Make it simple for the users

Sure, unique design may attract the eyes of your visitors, but as soon as they find it difficult to access your mobile app or mobile site, or your mobile app or mobile site is hard to understand, they will lose interest already and leave it. Therefore, make it unique but make it simple as well. Use clear and easy navigation so that users can understand where they go and what they should do.

That’s how you understand mobile commerce. In the end, how successful a business is depends on how persistent we are. If you are afraid to take risks, then having a business is not for you, because starting a business needs courage and determination to succeed and that includes taking some risks. If you are ready to start mobile commerce, you can contact us now and let our team help you.

The Plain Language Movement: The Importance of Simple Language in Content Marketing

content marketing tips

Please excuse my vanity for a moment but I like to think of myself as a somewhat respectable writer. I’m almost definitely never going to with either a Nobel Prize in Literature or a Pulitzer but when push comes to shove, I can confidently say that I could write better than the average Joe/Jane you find walking on the street. Even with all of my capability as a wordsmith however, I have the absolute confidence that I could never write as well as the kind of people that works in a corporate legal department. I have right now in my hand a by-the-numbers employee contract and I am amazed at how they could make something so simple sounds needlessly complicated.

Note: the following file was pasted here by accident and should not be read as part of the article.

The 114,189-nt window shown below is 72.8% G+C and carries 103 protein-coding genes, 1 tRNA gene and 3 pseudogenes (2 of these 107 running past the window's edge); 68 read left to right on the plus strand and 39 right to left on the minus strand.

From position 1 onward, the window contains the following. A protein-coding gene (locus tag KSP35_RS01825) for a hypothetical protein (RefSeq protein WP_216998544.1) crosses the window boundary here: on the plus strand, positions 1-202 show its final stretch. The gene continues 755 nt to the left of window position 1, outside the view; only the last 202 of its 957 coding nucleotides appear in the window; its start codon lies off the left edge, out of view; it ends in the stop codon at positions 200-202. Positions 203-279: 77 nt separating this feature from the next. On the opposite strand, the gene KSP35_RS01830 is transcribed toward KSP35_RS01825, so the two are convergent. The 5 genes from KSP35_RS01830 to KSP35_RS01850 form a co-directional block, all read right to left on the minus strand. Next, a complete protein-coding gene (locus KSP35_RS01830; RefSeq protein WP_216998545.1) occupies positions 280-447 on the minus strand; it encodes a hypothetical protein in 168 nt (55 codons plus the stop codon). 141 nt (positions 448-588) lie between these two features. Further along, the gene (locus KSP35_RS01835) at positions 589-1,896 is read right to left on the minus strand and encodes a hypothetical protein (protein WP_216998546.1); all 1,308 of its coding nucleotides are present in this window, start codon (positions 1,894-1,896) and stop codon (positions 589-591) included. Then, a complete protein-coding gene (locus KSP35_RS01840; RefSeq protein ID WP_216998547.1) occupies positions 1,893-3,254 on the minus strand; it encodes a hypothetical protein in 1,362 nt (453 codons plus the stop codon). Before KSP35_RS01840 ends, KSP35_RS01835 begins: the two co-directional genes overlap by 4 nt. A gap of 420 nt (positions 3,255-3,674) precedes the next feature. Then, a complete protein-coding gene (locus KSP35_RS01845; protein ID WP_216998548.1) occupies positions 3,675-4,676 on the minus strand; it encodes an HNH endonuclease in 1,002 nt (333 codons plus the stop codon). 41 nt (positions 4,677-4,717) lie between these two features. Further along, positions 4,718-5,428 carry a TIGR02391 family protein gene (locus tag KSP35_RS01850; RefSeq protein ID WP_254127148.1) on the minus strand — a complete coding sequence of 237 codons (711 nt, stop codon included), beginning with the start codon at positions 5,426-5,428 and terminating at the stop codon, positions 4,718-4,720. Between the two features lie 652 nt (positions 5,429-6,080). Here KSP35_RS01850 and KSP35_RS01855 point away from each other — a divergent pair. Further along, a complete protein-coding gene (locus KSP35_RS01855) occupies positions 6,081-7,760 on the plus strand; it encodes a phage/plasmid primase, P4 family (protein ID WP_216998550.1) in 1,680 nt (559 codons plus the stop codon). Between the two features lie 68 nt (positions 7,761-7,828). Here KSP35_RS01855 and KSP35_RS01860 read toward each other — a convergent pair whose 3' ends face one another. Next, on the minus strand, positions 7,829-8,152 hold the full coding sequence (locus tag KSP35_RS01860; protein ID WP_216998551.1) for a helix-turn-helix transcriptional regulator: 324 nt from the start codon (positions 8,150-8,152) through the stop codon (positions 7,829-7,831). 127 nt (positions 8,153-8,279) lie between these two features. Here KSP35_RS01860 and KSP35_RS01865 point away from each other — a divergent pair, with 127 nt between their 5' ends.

If you’ve ever read an employee contract or any other similar form of legal documents such as the ubiquitous terms and conditions agreement, I have the absolute faith you know what I’m talking about here. Legal documents are some of the most obtuse writing the human race to the point that there’s an official government website in the United States of America dedicated to making government communique, especially legal documents, more digestible to the average public. This website is part of the larger plain language movement all over the world and it’s this philosophy that I believe is also relevant to content marketing services and other marketers.

Jargon-filled marketing